DISCUSSION

The use of implantable intramuscular sensors enables the extraction and transmission of neural signals after selective nerve transfers in above-elbow amputees, resulting in intuitive and dexterous control of robotic arms. Because of the intramuscular placement, signals are independent of loading and position of the prostheses. For the same reason, these signals can be detected early after nerve transfer surgery with significant decrease in rehabilitation time. Here, we have reported on the long-term use of an implanted wireless system for dexterous and intuitive prosthetic control in three above-elbow amputees after TMR surgery. The results showed improvement in prosthetic function using the combination of implantable electrodes together with nerve transfers with respect to the current clinical state of the art. As a necessary first step in showing the potential of the muscle implanted technology, the study was limited by the number of participants and sessions, which hindered the possibility of statistical analyses and provided descriptive results. This limitation is common to previous studies testing implantable systems. Nonetheless, the clinical impact of these results is evident and paves the way to further research on larger clinical samples.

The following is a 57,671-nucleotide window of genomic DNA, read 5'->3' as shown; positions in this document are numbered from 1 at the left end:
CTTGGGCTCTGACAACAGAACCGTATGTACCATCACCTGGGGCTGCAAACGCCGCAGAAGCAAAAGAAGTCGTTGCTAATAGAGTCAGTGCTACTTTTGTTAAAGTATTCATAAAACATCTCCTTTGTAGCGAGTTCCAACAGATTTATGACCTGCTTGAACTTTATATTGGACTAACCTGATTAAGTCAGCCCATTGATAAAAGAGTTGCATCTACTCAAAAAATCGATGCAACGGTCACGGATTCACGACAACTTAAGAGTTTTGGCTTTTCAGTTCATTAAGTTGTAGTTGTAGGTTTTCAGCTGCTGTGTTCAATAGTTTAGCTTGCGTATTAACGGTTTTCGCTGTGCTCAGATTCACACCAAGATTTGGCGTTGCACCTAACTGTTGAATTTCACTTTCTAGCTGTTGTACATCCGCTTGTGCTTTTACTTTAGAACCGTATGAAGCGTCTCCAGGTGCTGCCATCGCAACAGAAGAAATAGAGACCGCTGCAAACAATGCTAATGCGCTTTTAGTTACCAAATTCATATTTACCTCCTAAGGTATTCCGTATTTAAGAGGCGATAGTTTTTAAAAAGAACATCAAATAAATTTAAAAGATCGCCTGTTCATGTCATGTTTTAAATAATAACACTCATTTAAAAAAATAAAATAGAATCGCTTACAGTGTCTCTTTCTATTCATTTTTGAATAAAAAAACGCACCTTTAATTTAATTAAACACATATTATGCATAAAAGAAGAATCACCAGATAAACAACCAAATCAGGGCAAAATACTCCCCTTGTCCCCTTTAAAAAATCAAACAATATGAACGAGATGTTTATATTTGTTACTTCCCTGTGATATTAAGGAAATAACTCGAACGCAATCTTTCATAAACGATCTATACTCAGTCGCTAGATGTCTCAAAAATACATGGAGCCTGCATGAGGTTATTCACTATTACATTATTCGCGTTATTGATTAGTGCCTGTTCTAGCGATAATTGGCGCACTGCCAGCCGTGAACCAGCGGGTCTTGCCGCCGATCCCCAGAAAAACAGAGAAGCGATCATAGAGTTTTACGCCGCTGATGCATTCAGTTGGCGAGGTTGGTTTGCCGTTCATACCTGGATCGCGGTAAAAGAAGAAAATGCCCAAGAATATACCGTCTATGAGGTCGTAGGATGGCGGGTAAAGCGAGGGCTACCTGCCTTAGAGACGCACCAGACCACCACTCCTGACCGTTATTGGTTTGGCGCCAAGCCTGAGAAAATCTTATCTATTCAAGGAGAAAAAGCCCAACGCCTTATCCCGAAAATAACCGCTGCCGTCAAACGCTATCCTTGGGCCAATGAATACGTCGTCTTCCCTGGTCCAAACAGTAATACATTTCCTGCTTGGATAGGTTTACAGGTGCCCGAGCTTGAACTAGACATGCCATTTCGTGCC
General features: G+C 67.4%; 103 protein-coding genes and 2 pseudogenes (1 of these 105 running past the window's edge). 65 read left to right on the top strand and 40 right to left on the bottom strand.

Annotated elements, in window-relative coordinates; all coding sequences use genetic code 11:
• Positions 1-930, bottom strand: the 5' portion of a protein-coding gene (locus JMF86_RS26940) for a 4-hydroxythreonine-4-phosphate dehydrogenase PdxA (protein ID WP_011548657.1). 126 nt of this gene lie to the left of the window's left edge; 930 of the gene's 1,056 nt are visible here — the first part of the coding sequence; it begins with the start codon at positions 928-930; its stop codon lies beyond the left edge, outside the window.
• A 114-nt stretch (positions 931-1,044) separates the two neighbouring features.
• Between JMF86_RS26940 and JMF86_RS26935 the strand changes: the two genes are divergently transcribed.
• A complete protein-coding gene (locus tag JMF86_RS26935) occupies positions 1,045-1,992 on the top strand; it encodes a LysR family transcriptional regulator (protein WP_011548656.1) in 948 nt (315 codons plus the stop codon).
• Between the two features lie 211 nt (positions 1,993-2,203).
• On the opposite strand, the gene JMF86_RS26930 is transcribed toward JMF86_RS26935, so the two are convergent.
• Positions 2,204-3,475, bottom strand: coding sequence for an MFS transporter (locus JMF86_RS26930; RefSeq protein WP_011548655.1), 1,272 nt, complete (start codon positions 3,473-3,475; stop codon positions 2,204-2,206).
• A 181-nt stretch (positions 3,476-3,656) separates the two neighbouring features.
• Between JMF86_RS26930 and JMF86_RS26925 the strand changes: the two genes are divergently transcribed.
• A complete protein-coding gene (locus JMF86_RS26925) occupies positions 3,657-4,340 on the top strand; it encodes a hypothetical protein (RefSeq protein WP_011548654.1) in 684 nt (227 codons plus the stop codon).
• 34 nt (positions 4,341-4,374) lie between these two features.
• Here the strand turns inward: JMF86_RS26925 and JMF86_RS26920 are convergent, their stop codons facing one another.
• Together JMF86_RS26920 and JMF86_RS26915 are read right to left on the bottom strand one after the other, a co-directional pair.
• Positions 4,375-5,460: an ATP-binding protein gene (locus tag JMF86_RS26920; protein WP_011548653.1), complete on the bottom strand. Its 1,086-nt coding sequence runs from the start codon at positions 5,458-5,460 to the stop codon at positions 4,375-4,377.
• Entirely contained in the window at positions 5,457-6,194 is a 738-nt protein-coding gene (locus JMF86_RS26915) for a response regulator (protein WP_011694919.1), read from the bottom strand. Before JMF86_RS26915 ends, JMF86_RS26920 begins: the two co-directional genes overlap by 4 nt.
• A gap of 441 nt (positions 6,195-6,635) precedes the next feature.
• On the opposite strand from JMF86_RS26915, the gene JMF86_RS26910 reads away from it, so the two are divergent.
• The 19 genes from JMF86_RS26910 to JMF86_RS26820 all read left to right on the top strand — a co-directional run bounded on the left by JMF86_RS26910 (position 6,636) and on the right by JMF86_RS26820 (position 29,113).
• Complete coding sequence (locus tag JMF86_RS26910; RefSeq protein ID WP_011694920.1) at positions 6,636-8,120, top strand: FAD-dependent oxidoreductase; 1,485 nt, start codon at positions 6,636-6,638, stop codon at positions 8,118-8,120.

As opposed to below-elbow amputees, in above-elbow amputees, there are no naturally innervated muscles for the control of hand function. However, in these patients, the neural signals for hand and arm function are still available and thus can be manifested within the targeted muscles after nerve transfers. The challenge is the limited space for electrode location and signal cross-talk. Therefore, standard surface electrodes provide poor control signals for prosthetic control in this patient population (10). Moreover, in classic myocontrol by surface electrodes, and especially in TMR patients with multiple signal sites, finding the best location for surface EMG sensors is difficult and time consuming. Incorrect placement of the surface electrodes substantially influences the control performance. In addition, contact loss due to limb movement or loading of the socket can result in malfunction of the robotic device. As a consequence, threshold values are used to discriminate between volitional EMG signals and background noise and artefacts. The use of a threshold determines the need for relatively strong muscular contractions, which limits the accuracy in proportional myoelectric control and may result in fatigue (10, 19). The fact that two of three patients within this study showed higher SHAP scores using conventional two-signal control preoperatively compared with TMR and surface electrodes postoperatively indicates that a greater number of myosignals are only useful if signal recording and transmission are accurate and precise. In most of the tasks of the SHAP, patients only need to control one DOF; therefore, they do not need to change control between the different prosthetic joints. The advantage of TMR is more noticeable in the CPRT, where all patients improved after TMR surgery. In BBT, the patients did not use the prosthetic elbow most of the time at the baseline assessment. Thus, the improvement after TMR was limited. There was a positive learning curve in the different assessments showing the success of rehabilitation after TMR surgery using telemetric signals. Still, at the end of the rehabilitation process, functional outcomes showed remarkable improvements using IMES compared with surface electrodes tested on two consecutive days.